I like a three-hour movie to earn its run time. This one clearly thinks it does just that, by asserting itself as the marker of the end of an era, the final chapter of twenty-two movies over twelve years. Endgame finds the time to callback something from probably every single one of them, some given more weight than others. Natalie Portman, with no lines, gets seen for about three seconds. Our heroes deposit themselves into the action of several of the previous movies, several of which had been terrible. The effect of retreading previous installments of the franchise very much has the effect of . . . you guessed it! Back to the Future Part II.
Sadly, that movie came out in 1989, which means a great many in Endgame’s audience is far too young to have any idea how unoriginal these Marvel movies really are. And I am not averse to superhero movies based on their very idea — I am averse to them based on recent history. I make exceptions for the exceptional: Black Panther, or even Captain Marvel. Those movies find new things to say, new ways of looking at this universe and new kinds of heroes to feature. They have a new take that is worthy of attention. Avengers: Endgame is the same shit, different movie — with an extra hour of it!
Speaking of Captain Marvel, she is criminally under-utilized, brought in intermittently as a secret weapon only to get outshone by other characters with longer histories even though she is more compelling. The same thing happened with Black Panther in the last Avengers movie. A successful ensemble piece is one thing; tokenism is another.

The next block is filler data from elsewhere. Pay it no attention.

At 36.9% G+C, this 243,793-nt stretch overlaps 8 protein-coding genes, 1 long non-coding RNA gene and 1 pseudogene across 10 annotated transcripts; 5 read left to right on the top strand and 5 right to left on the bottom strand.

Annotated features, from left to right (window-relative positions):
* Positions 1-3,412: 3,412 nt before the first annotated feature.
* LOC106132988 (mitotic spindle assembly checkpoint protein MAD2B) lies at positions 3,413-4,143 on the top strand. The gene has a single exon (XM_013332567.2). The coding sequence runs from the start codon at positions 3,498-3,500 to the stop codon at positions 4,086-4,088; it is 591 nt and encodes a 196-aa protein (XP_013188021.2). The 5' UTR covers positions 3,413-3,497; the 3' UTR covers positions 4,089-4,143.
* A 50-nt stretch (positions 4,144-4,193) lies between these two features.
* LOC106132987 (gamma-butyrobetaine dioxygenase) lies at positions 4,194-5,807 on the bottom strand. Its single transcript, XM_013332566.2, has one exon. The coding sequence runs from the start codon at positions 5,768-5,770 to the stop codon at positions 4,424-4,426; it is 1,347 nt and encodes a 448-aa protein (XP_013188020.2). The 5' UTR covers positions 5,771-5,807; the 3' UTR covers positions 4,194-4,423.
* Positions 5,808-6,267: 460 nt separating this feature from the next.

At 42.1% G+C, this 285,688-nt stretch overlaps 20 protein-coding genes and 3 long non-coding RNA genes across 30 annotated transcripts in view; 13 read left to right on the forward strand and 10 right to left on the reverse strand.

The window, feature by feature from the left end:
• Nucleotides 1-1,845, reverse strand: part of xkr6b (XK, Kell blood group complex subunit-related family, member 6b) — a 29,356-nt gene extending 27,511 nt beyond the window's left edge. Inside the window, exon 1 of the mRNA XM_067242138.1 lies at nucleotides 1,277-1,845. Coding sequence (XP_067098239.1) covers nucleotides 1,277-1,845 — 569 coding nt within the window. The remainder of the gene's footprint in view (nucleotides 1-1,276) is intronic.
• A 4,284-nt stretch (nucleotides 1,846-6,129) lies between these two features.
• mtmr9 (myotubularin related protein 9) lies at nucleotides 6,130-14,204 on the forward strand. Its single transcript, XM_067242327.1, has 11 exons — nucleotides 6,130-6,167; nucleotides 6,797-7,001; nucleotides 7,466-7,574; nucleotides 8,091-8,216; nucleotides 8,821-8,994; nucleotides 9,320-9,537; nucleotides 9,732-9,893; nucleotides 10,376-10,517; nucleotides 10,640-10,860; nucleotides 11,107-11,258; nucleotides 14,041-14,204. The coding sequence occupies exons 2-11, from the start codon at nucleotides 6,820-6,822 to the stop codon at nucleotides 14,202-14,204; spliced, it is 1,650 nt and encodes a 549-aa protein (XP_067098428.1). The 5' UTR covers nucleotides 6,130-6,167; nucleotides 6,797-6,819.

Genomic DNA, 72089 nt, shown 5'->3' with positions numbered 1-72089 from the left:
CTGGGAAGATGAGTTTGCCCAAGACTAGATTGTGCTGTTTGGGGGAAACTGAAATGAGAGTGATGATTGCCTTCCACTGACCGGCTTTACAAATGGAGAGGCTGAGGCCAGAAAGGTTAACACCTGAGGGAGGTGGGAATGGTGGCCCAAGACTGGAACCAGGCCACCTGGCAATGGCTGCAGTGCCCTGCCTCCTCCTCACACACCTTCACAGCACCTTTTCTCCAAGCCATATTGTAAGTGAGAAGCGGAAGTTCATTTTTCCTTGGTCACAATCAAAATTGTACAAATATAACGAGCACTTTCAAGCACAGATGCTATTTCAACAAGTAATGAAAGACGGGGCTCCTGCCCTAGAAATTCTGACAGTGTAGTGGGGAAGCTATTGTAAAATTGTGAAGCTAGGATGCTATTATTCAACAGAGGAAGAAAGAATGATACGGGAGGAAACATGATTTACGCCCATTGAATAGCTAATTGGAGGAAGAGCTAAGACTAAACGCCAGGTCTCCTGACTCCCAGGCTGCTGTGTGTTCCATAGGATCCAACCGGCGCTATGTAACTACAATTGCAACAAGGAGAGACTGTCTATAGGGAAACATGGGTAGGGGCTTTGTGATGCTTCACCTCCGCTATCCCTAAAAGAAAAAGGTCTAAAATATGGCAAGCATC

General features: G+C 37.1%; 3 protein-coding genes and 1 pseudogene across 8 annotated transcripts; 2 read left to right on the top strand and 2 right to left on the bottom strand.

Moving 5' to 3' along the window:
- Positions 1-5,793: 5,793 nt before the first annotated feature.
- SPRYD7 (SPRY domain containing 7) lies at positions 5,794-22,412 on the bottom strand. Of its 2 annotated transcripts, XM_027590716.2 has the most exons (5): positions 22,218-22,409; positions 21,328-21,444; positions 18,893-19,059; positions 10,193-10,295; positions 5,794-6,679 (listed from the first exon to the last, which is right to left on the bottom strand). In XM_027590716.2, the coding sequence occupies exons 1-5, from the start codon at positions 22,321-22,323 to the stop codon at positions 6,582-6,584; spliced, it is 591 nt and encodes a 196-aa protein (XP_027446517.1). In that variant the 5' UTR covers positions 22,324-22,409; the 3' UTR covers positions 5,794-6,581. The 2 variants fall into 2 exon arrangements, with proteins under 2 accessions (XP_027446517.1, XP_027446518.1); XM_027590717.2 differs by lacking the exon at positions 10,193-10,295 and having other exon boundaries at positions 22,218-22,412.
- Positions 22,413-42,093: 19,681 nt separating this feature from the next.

What about the special effects in this one, then? Maybe that is worth a look? Arguably, yes — I have never seen motion capture this nuanced, particularly on the faces of Mark Ruffalo as The Hulk and Josh Brolin as Thanos. But if you take your eyes away from the astonishing detail of their facial expressions and look at their entire bodies, you’ll see that they still just look like cartoons. As usual, this is technology very much still in development, and unlike practical effects rendered with truly skilled precision, this is all going to look dated before you know it. No movie top-heavy with CGI effects in the first couple decades of this century is going to have a very long visual shelf life.
If there is anything that sets Endgame apart, it is merely its position as a marker of the end of an era. if you have been deeply invested in all these movies since the first Iron Man in 2008, then I can see how affecting Endgame can be for you. I get that, I really do. But just imagine how much more affecting it could have been as something better! Because trust me, this could have been better. Instead, with all the callbacks and cameos, we get a movie franchise that basically sees its own life flash before its eyes. And that “Marvel Cinematic Universe” life, on the whole, was not a great one.